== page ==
Manage episode 290043837 series 2657140
Whether you’ve already done your taxes for the year or not, I wanted to dedicate this episode to the tax optimizations that you can do to save tax not only this year, but for future years as well.
To help me with this, I’ve brought on accountant Neal Winokur on the show. Neal is a Chartered Professional Accountant here in Canada, and he’s the author of the of the book, The Grumpy Accountant. You might have also seen some of his writing over at the National Post.
He has been an accountant here in Canada for over ten years so I thought it would be great to pick his brain on what all us non-accounts can do to save money on taxes for this year and for years to come.
You’ll also learn what we can all do, to ensure that we aren’t missing out on any credits and benefits that we are eligible for from the Government of Canada.
Changes happen every year to the different credits and benefits that the government offers, so how can we ensure that we don’t miss out on any of the ones that apply to us, and that we aren’t leaving money on the table?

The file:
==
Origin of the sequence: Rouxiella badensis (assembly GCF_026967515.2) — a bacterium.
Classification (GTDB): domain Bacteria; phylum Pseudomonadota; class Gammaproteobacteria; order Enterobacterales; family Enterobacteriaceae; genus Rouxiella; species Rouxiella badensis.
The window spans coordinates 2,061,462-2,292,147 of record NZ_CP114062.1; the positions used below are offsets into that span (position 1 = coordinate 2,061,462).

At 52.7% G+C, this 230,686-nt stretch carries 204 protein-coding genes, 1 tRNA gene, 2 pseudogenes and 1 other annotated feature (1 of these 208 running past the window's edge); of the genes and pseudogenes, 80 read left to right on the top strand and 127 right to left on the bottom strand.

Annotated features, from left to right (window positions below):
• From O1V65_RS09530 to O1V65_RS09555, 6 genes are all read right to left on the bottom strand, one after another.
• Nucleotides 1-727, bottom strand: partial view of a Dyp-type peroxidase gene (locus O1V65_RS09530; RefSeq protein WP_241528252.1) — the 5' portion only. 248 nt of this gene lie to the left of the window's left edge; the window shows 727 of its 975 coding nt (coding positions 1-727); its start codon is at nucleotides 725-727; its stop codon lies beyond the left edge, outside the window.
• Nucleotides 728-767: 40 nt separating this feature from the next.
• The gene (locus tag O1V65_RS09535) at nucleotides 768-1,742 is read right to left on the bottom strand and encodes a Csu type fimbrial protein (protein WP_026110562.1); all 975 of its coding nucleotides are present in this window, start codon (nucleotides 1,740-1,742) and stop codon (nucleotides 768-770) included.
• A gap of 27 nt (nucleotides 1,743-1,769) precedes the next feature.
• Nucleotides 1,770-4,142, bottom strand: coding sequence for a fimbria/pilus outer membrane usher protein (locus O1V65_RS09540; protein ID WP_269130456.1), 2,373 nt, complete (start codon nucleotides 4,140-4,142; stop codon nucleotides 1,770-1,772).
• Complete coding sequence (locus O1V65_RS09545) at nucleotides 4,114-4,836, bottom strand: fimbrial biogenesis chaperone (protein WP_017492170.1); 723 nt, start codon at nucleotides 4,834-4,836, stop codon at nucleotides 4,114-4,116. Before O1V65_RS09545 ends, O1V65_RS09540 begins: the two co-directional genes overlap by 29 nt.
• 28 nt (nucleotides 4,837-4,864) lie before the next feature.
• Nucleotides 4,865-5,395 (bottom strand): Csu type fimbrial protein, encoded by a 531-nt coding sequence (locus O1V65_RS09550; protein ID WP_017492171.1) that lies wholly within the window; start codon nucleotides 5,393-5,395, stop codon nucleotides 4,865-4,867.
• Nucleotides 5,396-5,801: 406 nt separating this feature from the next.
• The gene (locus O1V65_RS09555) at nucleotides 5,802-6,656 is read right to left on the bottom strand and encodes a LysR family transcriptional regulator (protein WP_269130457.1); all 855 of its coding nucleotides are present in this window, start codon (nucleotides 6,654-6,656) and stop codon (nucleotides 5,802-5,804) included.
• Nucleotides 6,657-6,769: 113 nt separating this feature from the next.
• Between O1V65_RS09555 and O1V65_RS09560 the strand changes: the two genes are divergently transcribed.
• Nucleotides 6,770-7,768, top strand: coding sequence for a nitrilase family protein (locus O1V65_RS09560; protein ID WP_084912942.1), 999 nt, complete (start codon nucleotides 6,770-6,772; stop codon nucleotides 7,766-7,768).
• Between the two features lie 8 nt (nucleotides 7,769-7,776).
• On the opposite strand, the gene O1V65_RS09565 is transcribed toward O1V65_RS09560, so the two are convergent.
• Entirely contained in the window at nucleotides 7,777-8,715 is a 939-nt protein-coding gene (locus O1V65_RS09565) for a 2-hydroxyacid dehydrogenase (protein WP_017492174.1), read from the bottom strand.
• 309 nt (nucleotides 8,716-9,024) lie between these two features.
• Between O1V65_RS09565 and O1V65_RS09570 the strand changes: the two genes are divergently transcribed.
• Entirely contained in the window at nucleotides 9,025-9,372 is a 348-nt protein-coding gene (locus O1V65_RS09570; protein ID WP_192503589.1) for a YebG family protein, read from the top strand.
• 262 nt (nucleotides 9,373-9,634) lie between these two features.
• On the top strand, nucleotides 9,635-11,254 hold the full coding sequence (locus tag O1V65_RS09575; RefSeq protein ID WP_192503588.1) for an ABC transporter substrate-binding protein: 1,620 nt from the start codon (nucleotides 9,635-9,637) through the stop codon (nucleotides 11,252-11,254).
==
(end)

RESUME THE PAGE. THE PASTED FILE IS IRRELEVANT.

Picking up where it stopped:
So enjoy the episode, thanks for tuning in, and now let’s get into the interview.
1. To kick things off, let’s start with the question on everyone’s minds, “How can we pay less in taxes?”. And more specifically, what are the tools that we Canadians can use, to pay less in tax?
2. For this episode, I primarily wanted to focus on how we can reduce our taxes on an ongoing basis (not just for this year), but before we do that, considering that taxes are due at the end of this month, is there anything new for this year that we need to know about, when filing our taxes by the end of April?
3. One of the things that I’m sure many of us wonder about every year, is “Are there some benefits, tax credits, and/or exemptions that we’re missing out on, resulting in us either receiving less money from the government, or paying more than we have to in taxes”.
4. What's the easiest way to screen the different credits and other Canadian government benefits to make sure we're getting all of the ones we’re eligible for?
5. How do you keep up to date on changes in tax laws? Is there something that we non-accountants can do to be informed as changes occur so that we can determine if they actually impact us? (i.e. any favourite resources)
6. Speaking of good resources, can you tell us more about your book and what we can learn from it?
7. Is there any low hanging fruit in terms of tax savings that you find Canadians sometimes miss?
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